The Firkin Crane

 Firkin Crane

The uniquely-designed Firkin Crane building, part of a complex housing the former Cork Butter Market in O'Connell Square, was built on the grounds of Shandon Castle. The site of Firkin Crane Map‌Shandon Castle was purchased by the Dominican Order in 1784 where they built a Convent and Chapel. The Dominicans remained there until the 1840s, when they moved to the present Dominican monastery on Pope's Quay.  The former Dominican site was acquired by the Cork Committee of Merchants in 1852, after which they demolished the Dominican convent and chapel. The present rotunda-shaped Firkin Crane premises, designed by John Benson, opened in August 1855 as part of an extension to the Cork Butter Market premises.  The circular design enabled rainfall from the roof and gutters to be collected by a series of chutes. This water was then used to wash the firkins. The Danish word firkin ('vierde' = fourth) means a quarter barrel. A butter firkin had a capacity of nine gallons or eighty pounds in weight.  The firkins were tarred and then weighed on a large balance called a 'crane', the firkin crane. In this building the tare and weight of the casks were branded on the firkins, which had to be watertight for overseas export. When the Firkin Crane premises were commissioned, the main butter-exchange buildings nearby were largely focused on quality inspection and control. The map detail on the left shows the location of the Firkin Crane on the 1913 Ordnance Survey map.‌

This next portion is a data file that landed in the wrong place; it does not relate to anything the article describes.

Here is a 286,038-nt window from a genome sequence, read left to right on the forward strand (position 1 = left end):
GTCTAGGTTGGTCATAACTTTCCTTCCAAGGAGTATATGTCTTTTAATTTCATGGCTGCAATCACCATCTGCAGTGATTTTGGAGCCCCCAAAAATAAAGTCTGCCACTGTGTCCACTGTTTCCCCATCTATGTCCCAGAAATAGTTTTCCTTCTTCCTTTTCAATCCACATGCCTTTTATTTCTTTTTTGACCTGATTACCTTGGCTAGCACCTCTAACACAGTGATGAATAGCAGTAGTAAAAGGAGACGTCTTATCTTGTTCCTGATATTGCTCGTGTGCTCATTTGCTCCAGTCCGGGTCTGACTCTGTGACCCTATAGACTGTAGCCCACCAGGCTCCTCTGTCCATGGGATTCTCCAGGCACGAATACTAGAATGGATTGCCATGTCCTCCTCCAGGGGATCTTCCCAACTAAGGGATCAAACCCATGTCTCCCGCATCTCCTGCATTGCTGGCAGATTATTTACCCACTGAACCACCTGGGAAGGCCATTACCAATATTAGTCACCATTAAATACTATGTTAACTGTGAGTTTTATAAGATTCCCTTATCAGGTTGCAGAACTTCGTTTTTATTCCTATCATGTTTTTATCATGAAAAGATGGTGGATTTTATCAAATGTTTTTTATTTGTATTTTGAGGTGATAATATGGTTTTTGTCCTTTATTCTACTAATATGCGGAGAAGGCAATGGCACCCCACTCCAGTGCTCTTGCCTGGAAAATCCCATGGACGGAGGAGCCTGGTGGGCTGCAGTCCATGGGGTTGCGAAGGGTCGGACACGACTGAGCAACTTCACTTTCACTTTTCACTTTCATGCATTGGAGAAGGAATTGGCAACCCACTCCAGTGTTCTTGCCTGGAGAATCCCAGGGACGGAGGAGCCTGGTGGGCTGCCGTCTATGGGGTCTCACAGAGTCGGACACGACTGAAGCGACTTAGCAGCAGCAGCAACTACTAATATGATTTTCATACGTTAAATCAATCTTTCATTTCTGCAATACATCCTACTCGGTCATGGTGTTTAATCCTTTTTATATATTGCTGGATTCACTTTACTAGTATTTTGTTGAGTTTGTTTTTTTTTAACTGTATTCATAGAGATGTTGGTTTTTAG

Firkin Crane 3
Firkin Crane viewed from Shandon belfry

After the closure of most of the butter market in 1924, James Daly and Sons continued to produce margarineFirkin Crane Fire in the Firkin Crane building until it ceased production in 1979. The rotunda was subsequently purchased by the Arts Council to refurbish it as a venue for the Irish National Ballet. The building, however, was destroyed by fire on 6 July 1980 (see picture on right).‌  After the fire, the Irish National Ballet Trust Fund was set up, chaired by former Taoiseach Jack Lynch who was from the Shandon area, to raise funds for the refurbishment of the premises. The restored building was opened by Taoiseach Albert Reynolds in April 1992 and now houses the Institute of Choreography and Dance.



Colin Rynne.  At the sign of the cow: the Cork butter market, 1770-1924.  Collins Press, Cork, pp. 55 & 101.

Richard T. Cooke, My home by the Lee. Irish Millennium Publications, Cork, 1999, p. 197.

Cork Examiner, 'Life Extra' supplement, 19 January 1994, p. 2.

The people's North Parish pilgrimage: a souvenir publication. Typing Times Publishing House, Cork, 2000, p. 13.

Peter Foynes, Walking Shandon: A guide to Cork's historic heart, Cork Butter Museum, 2007, p. 12.

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